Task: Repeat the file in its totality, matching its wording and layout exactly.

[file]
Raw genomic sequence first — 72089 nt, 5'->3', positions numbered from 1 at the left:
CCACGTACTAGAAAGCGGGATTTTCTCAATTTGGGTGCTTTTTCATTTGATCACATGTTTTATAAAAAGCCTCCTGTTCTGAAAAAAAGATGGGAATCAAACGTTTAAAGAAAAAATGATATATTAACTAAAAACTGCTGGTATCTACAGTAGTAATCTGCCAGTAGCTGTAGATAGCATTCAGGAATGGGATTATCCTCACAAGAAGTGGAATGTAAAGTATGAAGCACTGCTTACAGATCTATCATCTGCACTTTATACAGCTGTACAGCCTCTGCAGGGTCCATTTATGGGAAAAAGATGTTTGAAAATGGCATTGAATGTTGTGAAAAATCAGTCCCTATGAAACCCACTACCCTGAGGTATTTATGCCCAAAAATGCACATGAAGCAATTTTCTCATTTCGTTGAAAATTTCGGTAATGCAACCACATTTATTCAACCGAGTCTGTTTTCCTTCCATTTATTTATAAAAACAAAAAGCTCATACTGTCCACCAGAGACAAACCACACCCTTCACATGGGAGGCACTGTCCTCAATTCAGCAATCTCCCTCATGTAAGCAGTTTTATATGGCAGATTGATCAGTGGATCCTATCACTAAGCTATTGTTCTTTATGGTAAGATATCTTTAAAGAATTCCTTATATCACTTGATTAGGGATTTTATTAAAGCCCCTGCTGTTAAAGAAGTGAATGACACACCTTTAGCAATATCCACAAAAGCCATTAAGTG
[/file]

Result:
Raw genomic sequence first — 72089 nt, 5'->3', positions numbered from 1 at the left:
CCACGTACTAGAAAGCGGGATTTTCTCAATTTGGGTGCTTTTTCATTTGATCACATGTTTTATAAAAAGCCTCCTGTTCTGAAAAAAAGATGGGAATCAAACGTTTAAAGAAAAAATGATATATTAACTAAAAACTGCTGGTATCTACAGTAGTAATCTGCCAGTAGCTGTAGATAGCATTCAGGAATGGGATTATCCTCACAAGAAGTGGAATGTAAAGTATGAAGCACTGCTTACAGATCTATCATCTGCACTTTATACAGCTGTACAGCCTCTGCAGGGTCCATTTATGGGAAAAAGATGTTTGAAAATGGCATTGAATGTTGTGAAAAATCAGTCCCTATGAAACCCACTACCCTGAGGTATTTATGCCCAAAAATGCACATGAAGCAATTTTCTCATTTCGTTGAAAATTTCGGTAATGCAACCACATTTATTCAACCGAGTCTGTTTTCCTTCCATTTATTTATAAAAACAAAAAGCTCATACTGTCCACCAGAGACAAACCACACCCTTCACATGGGAGGCACTGTCCTCAATTCAGCAATCTCCCTCATGTAAGCAGTTTTATATGGCAGATTGATCAGTGGATCCTATCACTAAGCTATTGTTCTTTATGGTAAGATATCTTTAAAGAATTCCTTATATCACTTGATTAGGGATTTTATTAAAGCCCCTGCTGTTAAAGAAGTGAATGACACACCTTTAGCAATATCCACAAAAGCCATTAAGTG